When children are diagnosed with a learning disability or language delay, it is usually observed that they have processing delays too. What does this mean? Processing delay is defined as the time it takes a child to process information from text, spoken words, or decode vocabulary. The child has the appropriate language skills, but extra time is required to understand the meaning. These children’s language comprehension capacity is lower than that of other kids in their age group.
Language processing disorders have negative effects on the student in the classroom, as the information usually comes at a faster pace, faster than the child’s ability to process. Children with this disability are disadvantaged in the classroom setting.
Difference Between Central Auditory Processing Disorders and Language Processing Disorders
Central auditory processing disorder is defined as difficulties in processing audible signals not related to impaired hearing sensitivity or intellectual impairments. This condition refers to restrictions in the continuous organization, transmission, analysis, storage, retrieval, transformation, elaboration, storage, and use of information involved inaudible signals.
Different processes, including cognitive, perceptual, and linguistic all have a part to play in such delays. They may make receiving information difficult for children. The child finds it difficult to process information continuously or filter, group, and combine information at the right conceptual and perceptual levels. Children with central auditory processing delays may also have difficulty recalling and memorizing information they have heard. They have to work towards attaching meaning to the series of auditory signals introduced to them within both non-linguistic and linguistic contexts.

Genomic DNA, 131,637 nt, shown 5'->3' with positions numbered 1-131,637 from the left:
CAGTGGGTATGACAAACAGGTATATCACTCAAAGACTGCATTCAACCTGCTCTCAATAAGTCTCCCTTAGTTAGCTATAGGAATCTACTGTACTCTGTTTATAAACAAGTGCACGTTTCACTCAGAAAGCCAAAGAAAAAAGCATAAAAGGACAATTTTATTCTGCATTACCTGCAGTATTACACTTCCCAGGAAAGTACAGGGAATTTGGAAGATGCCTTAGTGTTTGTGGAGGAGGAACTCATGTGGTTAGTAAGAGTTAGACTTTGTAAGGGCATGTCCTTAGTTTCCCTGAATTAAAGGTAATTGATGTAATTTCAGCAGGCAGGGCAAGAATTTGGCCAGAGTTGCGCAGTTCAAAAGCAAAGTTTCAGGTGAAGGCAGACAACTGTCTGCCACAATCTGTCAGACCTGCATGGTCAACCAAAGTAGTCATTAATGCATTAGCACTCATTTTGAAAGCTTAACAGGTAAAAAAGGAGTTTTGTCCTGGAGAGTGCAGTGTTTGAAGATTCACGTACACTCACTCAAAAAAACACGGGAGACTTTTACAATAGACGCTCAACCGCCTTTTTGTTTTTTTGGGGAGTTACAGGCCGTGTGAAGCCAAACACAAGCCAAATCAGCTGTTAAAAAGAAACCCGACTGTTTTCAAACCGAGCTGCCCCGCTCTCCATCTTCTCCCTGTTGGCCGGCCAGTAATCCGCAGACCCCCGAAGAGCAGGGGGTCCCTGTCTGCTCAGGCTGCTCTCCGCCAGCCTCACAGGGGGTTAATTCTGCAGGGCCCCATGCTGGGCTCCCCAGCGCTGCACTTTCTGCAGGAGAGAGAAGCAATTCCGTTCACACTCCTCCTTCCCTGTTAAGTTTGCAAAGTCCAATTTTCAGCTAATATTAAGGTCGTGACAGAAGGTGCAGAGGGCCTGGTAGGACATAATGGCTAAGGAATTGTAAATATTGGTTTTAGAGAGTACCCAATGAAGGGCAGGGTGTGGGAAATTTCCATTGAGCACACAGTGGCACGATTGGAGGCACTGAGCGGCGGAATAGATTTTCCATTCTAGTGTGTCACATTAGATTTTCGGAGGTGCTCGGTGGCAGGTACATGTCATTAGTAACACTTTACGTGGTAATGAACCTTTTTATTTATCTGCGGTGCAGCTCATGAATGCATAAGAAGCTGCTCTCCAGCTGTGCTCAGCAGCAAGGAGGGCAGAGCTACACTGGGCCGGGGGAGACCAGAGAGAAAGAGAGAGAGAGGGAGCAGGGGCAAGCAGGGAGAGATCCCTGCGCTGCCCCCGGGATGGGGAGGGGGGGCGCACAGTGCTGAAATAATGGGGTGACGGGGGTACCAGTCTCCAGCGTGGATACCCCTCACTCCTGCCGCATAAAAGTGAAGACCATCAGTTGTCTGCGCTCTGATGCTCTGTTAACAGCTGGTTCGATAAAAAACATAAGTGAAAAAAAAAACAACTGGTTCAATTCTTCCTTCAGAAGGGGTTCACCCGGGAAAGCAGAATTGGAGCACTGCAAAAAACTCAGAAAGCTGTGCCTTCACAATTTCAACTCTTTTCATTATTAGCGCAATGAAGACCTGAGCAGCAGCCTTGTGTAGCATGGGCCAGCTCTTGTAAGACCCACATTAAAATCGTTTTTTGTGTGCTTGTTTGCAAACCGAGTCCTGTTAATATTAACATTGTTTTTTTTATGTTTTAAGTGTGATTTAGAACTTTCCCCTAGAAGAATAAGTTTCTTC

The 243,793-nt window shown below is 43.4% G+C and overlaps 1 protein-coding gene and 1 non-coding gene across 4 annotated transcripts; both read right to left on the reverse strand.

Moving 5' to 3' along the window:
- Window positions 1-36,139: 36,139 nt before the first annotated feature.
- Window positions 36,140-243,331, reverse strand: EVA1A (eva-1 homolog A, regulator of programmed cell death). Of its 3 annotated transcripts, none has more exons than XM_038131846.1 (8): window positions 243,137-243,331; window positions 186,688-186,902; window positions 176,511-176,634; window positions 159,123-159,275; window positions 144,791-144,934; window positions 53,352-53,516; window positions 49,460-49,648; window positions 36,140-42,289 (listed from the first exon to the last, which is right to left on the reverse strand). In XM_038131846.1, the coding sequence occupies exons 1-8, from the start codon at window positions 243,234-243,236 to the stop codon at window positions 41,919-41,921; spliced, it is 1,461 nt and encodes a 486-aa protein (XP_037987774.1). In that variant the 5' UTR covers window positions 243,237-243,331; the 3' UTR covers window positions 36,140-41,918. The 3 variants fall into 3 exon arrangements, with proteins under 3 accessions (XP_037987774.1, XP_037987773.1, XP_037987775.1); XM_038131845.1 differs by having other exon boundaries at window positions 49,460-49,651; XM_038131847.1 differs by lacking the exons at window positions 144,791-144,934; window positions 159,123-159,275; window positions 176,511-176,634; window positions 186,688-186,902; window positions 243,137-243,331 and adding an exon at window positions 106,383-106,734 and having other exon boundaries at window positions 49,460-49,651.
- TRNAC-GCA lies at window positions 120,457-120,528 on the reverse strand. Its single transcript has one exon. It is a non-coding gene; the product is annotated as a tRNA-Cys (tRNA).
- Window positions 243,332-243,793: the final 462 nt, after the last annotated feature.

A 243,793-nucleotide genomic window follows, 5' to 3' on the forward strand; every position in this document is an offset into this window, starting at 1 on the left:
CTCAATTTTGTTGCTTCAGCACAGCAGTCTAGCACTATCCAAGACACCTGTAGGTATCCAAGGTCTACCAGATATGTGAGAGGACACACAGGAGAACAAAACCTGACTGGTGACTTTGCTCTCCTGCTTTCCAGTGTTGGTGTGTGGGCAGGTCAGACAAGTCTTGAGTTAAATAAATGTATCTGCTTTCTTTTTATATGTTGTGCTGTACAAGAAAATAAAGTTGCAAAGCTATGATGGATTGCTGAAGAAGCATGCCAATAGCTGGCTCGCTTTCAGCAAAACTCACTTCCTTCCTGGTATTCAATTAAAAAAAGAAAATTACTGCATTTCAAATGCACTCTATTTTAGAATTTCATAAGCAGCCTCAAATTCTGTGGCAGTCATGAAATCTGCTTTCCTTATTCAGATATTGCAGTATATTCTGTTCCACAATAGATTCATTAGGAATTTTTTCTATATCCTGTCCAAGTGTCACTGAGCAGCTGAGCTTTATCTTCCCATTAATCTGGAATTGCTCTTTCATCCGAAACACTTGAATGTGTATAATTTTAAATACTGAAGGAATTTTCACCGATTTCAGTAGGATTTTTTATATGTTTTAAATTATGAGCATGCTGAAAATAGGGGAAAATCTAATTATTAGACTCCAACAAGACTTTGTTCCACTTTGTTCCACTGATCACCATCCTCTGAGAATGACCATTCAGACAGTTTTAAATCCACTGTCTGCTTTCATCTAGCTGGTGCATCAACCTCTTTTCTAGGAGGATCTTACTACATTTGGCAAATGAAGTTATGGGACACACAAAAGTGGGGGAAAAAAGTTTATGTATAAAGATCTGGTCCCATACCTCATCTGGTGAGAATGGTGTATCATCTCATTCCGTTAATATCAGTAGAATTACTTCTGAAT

10 Ways to Help Children with Language Processing Delays
Children with this disorder don’t have to suffer in the classroom. Use the strategies listed below to help a child with language processing delays flourish academically and socially;
- Establish eye contact when communicating information. Ensure that you keep the child engaged at all times.
- Repeat instructions and guidelines and have the child repeat them.
- Use tangible materials to aid learning concepts.
- Tasks should be broken down, particularly for children with auditory challenges.
- Give the child extra time to process and remember information.
- Do not rush when speaking; take your time, and try to repeat instructions as often as possible.
- Make references to the child’s previous experiences and knowledge base regularly to help him make meaningful connections.
- Observe the child as much as you can to make sure that he/she is following you at every point. Lessen the pressure on the child whenever you can. You have to be always encouraging.
- Give examples, repetition, and encouragement regularly.
- Make sure children with this condition understand that they can ask for clarification whenever they want.
Luckily, most language processing disorders can be reversed with appropriate teaching strategies and timely intervention. Hopefully, the tips above will help parents and teachers end the struggles of children with processing delays.